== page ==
• mom
      February 16, 2012 - 18:13

      Don't forget these tests have to be read by a radiologist. Not all radiologist in the province are able to read these exams , and they can only work so many hours a day too. So it is just not a matter of having extra techs work 24/7 you need radiologist, extra typing staff, registration staff etc.

  • MBC
    February 16, 2012 - 13:33

    I can't believe that there was no MRI priority system in place. They are years behind on how to manage the MRI system. How about all other treatments, do they have a priority system, which is basic. I am discussed with the management of Eastern Health. They learn how to manage from callers on open line because they are not trained or educated to manage this organization. I understand why Danny Williams said, " that crowd should be shot !" Dunderdale should have a complete review of management capabilities from the top down. At $400,000.00 as year the CEO should be able to manage better than this.

  • wayne
    February 16, 2012 - 12:52

    It would be so simple to reduce or eliminate the wait time for MRI or other diagnostic procedures. Run the machines 24 hrs a day, seven days a week. Ours sit idle for extended periods of time in the "off hours". I am NOT in favour of a US style health care system.....but I did have an MRI in Ohio once. It was scheduled for week after the doctor's visit but it was at 2:30am. They make a profit of course and run their machines all the time. I disagree with making health care a business run for profit but we should run these machines ALL THE TIME then the waiting period would be very short. All it takes is more staff.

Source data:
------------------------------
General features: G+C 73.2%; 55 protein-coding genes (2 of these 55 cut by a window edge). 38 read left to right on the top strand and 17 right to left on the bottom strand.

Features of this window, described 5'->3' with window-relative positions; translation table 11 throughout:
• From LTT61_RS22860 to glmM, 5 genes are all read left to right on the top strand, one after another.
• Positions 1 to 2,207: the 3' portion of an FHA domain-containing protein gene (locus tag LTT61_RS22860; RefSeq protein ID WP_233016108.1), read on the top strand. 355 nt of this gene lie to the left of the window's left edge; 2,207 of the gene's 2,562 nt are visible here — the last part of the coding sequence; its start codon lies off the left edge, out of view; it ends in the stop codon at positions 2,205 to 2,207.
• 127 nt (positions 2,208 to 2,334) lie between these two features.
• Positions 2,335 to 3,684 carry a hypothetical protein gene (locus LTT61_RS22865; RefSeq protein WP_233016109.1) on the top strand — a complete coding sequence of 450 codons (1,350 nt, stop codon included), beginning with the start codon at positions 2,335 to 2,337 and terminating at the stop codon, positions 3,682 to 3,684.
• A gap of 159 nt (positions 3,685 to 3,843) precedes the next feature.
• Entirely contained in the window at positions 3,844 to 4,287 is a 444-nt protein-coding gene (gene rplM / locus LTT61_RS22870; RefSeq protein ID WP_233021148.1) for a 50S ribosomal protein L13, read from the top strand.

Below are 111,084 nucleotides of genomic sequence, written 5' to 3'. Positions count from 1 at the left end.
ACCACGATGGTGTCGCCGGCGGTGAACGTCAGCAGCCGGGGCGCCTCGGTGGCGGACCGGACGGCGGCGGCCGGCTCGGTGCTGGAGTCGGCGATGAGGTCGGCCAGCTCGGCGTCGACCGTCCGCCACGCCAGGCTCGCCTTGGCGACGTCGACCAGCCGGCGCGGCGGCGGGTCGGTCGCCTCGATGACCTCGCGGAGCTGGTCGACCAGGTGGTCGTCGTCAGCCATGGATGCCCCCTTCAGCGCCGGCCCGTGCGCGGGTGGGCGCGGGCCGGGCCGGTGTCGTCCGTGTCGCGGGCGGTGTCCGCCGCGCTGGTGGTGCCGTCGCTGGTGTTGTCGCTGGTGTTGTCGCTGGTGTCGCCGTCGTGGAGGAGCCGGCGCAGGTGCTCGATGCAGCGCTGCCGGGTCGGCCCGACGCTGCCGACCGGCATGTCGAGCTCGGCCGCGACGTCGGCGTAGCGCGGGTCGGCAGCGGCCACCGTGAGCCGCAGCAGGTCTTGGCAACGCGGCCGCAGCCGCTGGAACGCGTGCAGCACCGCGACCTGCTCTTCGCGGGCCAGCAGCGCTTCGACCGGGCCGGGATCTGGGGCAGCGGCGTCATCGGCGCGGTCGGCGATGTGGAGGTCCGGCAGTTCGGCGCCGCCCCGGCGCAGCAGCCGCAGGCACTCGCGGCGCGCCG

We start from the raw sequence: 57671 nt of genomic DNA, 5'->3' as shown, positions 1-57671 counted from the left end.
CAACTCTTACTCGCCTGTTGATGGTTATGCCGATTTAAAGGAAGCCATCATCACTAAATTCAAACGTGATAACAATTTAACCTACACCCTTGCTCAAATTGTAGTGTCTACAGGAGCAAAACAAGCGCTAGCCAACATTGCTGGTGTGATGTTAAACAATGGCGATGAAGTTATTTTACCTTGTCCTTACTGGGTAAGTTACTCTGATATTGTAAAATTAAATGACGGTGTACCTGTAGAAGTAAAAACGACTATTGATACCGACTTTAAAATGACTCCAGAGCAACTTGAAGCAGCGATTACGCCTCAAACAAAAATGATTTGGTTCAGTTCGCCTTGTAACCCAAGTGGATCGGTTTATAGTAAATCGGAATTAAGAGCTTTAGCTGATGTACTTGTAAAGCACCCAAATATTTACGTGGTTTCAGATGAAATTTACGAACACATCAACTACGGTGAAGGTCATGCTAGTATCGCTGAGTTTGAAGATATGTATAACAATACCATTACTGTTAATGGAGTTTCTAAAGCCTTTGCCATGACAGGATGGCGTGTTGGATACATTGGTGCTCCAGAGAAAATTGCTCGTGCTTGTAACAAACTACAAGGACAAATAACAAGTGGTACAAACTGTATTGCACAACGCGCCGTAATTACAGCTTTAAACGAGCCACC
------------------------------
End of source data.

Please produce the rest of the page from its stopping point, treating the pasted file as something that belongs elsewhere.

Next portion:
• jeff
      February 16, 2012 - 13:44

      Wayne I agree with you 100%. It blows my mind that there are people dying while waiting for an MRI and they are only running these multi million dollar machines 6 - 8 hours a day. It is beyond a disgrace. At the cost of them they should be going 24 hours a day. They are all about raising money for more equipment. They dont need any more MRI's at millions each, they simply have to run the ones they have now on a 24 hours shift. That would give us three times the MRI's we are getting now, per machine. three times!!! there would be a zero wait list!! What is the problem here, could someone explain that to me?? The cost of extra salaries?? Well that pales in comparison to the cost of another MRI, and the maintenance of another MRI, plus the real estate it takes up and so on. For the life of me I cannot understand why this equipment is all not running 24 hours round the clock to help our people. We have the equipment, USE IT!!!! Come on Eastern Health, this is not rocket science, why does it seem day after day after day after day it seems to get proven that there is no one there who can think. First and formost there should be someone asking the doctors and nurses thier opinions/suggestions, They are the frontline people. It seems this is like a typical government where the people who sit in their offices and have no idea of what goes on makes all the policies and for some reason, be it their ego, will not ask for help or for suggestions from the people that their managament policies directly affect. It drives me nuts the wastage and the lack of thinking. Please someone at Eastern Health look at things like 24 operation of these machines and lets get our wait lists down and make our health care something to be proud of, not something to be ashamed of. Right now if you have something wrong the first things you do is assess your financial situation to see if you can travel to elsewhere in Canada or the USA to see if you can get health care. It shouldnt be this we. We have the equipment and we certainly have the expertise. Fix it.